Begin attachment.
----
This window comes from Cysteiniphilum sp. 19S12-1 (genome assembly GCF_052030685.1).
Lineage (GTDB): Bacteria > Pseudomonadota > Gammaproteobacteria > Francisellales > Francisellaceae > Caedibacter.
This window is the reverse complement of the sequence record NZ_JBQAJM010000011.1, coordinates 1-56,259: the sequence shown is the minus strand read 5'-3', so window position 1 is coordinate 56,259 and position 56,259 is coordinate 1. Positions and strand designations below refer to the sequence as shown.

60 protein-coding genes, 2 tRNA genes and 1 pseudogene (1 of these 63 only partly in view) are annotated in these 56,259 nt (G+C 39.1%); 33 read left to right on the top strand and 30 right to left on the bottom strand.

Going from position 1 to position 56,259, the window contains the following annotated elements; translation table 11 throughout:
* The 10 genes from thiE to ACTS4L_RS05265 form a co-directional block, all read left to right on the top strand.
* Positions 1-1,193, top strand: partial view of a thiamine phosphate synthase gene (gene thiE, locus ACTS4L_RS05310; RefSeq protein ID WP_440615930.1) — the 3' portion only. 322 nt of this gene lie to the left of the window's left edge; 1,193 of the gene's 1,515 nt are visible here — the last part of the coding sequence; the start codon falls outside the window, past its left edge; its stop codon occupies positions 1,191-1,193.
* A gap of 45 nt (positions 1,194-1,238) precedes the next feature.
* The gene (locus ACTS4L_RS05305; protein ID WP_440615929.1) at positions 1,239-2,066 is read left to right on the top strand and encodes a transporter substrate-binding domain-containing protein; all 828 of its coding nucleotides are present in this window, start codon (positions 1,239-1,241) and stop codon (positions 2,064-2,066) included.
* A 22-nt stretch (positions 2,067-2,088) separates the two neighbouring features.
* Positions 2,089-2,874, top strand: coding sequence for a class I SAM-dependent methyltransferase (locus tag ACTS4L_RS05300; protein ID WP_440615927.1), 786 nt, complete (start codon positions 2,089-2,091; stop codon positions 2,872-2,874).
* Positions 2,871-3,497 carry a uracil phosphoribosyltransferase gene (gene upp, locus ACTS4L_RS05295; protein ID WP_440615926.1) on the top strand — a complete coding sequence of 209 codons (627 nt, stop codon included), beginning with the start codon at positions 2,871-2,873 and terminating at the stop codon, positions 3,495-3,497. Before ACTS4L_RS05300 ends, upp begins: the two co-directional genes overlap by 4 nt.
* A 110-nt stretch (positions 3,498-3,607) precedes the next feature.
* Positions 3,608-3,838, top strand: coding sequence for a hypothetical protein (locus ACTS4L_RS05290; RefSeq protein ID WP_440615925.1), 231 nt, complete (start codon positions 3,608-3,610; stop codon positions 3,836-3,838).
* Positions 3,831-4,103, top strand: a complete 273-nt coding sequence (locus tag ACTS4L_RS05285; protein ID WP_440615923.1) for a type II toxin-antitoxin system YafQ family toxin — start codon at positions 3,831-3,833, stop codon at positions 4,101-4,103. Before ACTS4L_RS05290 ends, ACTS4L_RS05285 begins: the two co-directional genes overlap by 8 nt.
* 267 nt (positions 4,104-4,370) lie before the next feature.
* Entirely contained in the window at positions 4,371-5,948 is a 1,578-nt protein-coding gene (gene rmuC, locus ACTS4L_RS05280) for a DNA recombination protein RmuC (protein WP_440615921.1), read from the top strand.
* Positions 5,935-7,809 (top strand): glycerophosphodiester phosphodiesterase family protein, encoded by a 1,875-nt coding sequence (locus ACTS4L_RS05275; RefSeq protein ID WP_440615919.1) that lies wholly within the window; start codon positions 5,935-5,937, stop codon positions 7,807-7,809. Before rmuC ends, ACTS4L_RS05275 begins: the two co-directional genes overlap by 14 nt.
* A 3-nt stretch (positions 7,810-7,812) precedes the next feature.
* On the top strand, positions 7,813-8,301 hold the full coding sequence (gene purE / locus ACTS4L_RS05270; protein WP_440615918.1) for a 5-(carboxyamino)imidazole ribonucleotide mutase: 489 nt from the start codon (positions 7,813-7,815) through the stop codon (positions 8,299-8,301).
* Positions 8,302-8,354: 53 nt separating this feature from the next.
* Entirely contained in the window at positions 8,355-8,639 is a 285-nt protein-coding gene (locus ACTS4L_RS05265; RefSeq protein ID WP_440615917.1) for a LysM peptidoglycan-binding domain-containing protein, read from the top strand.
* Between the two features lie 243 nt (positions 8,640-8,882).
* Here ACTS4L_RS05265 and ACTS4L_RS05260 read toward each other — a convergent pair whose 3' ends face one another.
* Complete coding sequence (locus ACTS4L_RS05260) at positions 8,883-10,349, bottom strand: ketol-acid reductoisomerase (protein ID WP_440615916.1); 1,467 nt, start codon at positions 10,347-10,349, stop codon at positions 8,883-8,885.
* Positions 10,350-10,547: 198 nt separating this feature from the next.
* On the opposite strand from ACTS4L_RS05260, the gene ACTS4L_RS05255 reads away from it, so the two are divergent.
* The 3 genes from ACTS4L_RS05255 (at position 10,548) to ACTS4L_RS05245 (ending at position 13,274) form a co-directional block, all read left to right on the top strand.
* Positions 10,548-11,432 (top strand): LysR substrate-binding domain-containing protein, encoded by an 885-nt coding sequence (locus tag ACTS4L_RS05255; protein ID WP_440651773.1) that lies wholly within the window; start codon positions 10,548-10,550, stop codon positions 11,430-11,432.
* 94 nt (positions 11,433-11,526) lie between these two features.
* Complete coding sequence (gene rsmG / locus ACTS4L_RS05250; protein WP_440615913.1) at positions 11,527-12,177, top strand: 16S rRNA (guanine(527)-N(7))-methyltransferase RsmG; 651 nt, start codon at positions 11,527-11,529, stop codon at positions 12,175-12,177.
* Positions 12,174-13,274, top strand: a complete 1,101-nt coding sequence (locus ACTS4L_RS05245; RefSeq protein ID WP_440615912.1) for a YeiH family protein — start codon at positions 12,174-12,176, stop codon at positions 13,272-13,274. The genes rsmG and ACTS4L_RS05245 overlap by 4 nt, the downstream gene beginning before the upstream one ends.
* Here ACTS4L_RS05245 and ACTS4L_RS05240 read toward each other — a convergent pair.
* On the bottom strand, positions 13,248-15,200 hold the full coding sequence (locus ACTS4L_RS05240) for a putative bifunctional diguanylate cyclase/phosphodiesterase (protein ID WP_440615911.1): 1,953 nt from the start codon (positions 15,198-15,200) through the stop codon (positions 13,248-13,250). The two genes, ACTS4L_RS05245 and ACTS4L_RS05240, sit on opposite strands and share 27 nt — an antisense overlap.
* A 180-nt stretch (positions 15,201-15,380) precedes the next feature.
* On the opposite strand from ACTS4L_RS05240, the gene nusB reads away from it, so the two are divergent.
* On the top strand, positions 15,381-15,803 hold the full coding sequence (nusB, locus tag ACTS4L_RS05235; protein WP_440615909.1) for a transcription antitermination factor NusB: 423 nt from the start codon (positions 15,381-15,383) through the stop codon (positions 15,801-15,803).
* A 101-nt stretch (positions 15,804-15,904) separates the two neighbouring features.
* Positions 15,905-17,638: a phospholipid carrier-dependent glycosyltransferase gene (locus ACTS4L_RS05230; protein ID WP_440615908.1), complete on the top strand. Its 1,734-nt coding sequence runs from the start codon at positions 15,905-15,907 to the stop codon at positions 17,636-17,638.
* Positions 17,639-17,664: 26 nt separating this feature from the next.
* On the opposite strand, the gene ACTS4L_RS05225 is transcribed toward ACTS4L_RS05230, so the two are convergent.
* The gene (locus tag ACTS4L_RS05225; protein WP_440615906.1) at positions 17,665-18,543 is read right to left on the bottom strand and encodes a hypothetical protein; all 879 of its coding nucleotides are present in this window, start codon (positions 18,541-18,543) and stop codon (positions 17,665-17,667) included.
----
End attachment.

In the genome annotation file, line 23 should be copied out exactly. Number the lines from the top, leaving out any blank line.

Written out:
* Between the two features lie 243 nt (positions 8,640-8,882).